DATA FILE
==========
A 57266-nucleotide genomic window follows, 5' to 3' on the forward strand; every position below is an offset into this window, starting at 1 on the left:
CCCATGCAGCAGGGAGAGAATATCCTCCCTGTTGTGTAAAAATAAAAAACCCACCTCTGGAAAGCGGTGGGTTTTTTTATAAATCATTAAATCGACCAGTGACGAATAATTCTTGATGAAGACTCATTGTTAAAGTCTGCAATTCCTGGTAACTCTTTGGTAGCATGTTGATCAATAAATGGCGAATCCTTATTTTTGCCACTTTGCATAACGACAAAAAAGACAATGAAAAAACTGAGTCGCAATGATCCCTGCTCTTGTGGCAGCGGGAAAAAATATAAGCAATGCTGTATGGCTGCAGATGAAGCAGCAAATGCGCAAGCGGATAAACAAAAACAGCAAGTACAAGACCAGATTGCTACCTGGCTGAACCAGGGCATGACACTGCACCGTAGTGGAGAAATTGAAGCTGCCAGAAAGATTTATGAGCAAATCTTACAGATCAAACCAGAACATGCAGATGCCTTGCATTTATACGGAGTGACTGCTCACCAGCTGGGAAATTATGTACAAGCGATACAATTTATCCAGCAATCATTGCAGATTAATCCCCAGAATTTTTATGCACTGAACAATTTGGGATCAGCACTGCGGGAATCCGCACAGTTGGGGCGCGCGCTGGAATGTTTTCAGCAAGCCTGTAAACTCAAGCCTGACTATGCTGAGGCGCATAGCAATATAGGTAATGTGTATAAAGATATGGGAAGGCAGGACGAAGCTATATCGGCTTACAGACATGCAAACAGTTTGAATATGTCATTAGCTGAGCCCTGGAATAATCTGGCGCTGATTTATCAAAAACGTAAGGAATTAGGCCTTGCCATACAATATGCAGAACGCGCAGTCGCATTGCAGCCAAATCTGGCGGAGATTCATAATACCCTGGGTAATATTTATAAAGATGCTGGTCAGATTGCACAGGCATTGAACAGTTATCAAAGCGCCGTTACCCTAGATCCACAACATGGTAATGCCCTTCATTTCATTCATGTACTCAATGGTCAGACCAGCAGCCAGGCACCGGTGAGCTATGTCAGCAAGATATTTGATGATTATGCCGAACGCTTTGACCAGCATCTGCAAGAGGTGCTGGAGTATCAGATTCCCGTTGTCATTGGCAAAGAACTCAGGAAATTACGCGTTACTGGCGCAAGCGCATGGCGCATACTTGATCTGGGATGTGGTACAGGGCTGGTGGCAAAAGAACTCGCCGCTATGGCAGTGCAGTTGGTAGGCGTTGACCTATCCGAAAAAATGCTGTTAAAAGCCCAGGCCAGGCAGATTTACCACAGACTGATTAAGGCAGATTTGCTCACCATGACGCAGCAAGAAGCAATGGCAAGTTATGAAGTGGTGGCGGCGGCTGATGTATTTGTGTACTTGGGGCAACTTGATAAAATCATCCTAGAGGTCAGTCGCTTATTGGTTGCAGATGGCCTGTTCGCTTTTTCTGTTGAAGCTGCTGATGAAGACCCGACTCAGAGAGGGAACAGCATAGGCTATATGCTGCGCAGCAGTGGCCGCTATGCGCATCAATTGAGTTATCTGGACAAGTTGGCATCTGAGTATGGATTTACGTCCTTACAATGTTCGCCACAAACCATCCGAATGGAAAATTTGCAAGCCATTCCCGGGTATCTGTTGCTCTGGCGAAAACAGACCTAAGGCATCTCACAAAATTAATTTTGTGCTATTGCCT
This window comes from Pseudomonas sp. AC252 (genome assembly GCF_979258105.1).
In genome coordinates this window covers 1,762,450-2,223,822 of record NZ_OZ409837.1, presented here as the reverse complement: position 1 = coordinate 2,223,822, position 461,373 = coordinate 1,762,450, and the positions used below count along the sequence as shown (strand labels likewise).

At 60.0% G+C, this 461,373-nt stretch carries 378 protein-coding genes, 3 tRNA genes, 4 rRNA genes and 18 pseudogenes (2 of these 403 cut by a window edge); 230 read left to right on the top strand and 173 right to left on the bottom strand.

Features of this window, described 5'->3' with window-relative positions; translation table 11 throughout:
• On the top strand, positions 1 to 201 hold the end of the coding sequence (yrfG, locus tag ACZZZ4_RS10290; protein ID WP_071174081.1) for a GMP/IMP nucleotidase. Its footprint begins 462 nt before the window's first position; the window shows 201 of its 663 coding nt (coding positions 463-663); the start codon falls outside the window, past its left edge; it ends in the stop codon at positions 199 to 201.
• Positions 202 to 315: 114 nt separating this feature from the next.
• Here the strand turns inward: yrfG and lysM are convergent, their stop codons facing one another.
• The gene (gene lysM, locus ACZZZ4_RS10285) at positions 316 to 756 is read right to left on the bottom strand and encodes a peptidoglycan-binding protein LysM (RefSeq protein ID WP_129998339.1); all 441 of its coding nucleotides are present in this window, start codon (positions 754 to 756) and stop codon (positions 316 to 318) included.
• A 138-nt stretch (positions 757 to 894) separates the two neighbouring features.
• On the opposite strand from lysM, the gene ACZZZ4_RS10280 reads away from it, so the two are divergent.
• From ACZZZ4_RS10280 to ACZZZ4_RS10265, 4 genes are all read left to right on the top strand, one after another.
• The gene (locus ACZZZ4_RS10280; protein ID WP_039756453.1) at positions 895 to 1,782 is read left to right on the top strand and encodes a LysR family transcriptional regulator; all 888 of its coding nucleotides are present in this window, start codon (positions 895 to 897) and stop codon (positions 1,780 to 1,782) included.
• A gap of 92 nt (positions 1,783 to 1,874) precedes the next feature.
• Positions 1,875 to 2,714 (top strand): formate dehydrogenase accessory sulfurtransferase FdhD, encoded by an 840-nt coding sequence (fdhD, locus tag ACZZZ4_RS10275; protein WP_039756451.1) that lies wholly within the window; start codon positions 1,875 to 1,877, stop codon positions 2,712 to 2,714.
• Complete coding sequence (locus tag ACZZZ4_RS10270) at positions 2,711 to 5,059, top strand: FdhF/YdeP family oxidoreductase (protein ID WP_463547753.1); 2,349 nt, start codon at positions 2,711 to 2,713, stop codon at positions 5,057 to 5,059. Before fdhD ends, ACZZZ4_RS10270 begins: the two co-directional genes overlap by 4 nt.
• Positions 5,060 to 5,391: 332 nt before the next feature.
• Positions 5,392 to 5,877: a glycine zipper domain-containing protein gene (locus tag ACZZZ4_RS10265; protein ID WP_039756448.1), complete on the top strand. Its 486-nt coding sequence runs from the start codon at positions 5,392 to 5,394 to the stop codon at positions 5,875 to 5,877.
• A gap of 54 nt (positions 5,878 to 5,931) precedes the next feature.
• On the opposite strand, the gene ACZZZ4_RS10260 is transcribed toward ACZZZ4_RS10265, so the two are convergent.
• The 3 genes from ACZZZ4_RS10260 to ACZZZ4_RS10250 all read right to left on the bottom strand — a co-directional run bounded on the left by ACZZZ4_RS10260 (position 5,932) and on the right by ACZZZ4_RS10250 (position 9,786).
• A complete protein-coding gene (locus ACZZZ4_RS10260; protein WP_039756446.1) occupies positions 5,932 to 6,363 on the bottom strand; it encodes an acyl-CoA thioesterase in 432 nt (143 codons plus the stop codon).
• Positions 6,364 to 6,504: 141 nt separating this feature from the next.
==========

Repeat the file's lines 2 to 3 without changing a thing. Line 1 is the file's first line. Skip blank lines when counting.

CCCATGCAGCAGGGAGAGAATATCCTCCCTGTTGTGTAAAAATAAAAAACCCACCTCTGGAAAGCGGTGGGTTTTTTTATAAATCATTAAATCGACCAGTGACGAATAATTCTTGATGAAGACTCATTGTTAAAGTCTGCAATTCCTGGTAACTCTTTGGTAGCATGTTGATCAATAAATGGCGAATCCTTATTTTTGCCACTTTGCATAACGACAAAAAAGACAATGAAAAAACTGAGTCGCAATGATCCCTGCTCTTGTGGCAGCGGGAAAAAATATAAGCAATGCTGTATGGCTGCAGATGAAGCAGCAAATGCGCAAGCGGATAAACAAAAACAGCAAGTACAAGACCAGATTGCTACCTGGCTGAACCAGGGCATGACACTGCACCGTAGTGGAGAAATTGAAGCTGCCAGAAAGATTTATGAGCAAATCTTACAGATCAAACCAGAACATGCAGATGCCTTGCATTTATACGGAGTGACTGCTCACCAGCTGGGAAATTATGTACAAGCGATACAATTTATCCAGCAATCATTGCAGATTAATCCCCAGAATTTTTATGCACTGAACAATTTGGGATCAGCACTGCGGGAATCCGCACAGTTGGGGCGCGCGCTGGAATGTTTTCAGCAAGCCTGTAAACTCAAGCCTGACTATGCTGAGGCGCATAGCAATATAGGTAATGTGTATAAAGATATGGGAAGGCAGGACGAAGCTATATCGGCTTACAGACATGCAAACAGTTTGAATATGTCATTAGCTGAGCCCTGGAATAATCTGGCGCTGATTTATCAAAAACGTAAGGAATTAGGCCTTGCCATACAATATGCAGAACGCGCAGTCGCATTGCAGCCAAATCTGGCGGAGATTCATAATACCCTGGGTAATATTTATAAAGATGCTGGTCAGATTGCACAGGCATTGAACAGTTATCAAAGCGCCGTTACCCTAGATCCACAACATGGTAATGCCCTTCATTTCATTCATGTACTCAATGGTCAGACCAGCAGCCAGGCACCGGTGAGCTATGTCAGCAAGATATTTGATGATTATGCCGAACGCTTTGACCAGCATCTGCAAGAGGTGCTGGAGTATCAGATTCCCGTTGTCATTGGCAAAGAACTCAGGAAATTACGCGTTACTGGCGCAAGCGCATGGCGCATACTTGATCTGGGATGTGGTACAGGGCTGGTGGCAAAAGAACTCGCCGCTATGGCAGTGCAGTTGGTAGGCGTTGACCTATCCGAAAAAATGCTGTTAAAAGCCCAGGCCAGGCAGATTTACCACAGACTGATTAAGGCAGATTTGCTCACCATGACGCAGCAAGAAGCAATGGCAAGTTATGAAGTGGTGGCGGCGGCTGATGTATTTGTGTACTTGGGGCAACTTGATAAAATCATCCTAGAGGTCAGTCGCTTATTGGTTGCAGATGGCCTGTTCGCTTTTTCTGTTGAAGCTGCTGATGAAGACCCGACTCAGAGAGGGAACAGCATAGGCTATATGCTGCGCAGCAGTGGCCGCTATGCGCATCAATTGAGTTATCTGGACAAGTTGGCATCTGAGTATGGATTTACGTCCTTACAATGTTCGCCACAAACCATCCGAATGGAAAATTTGCAAGCCATTCCCGGGTATCTGTTGCTCTGGCGAAAACAGACCTAAGGCATCTCACAAAATTAATTTTGTGCTATTGCCT
This window comes from Pseudomonas sp. AC252 (genome assembly GCF_979258105.1).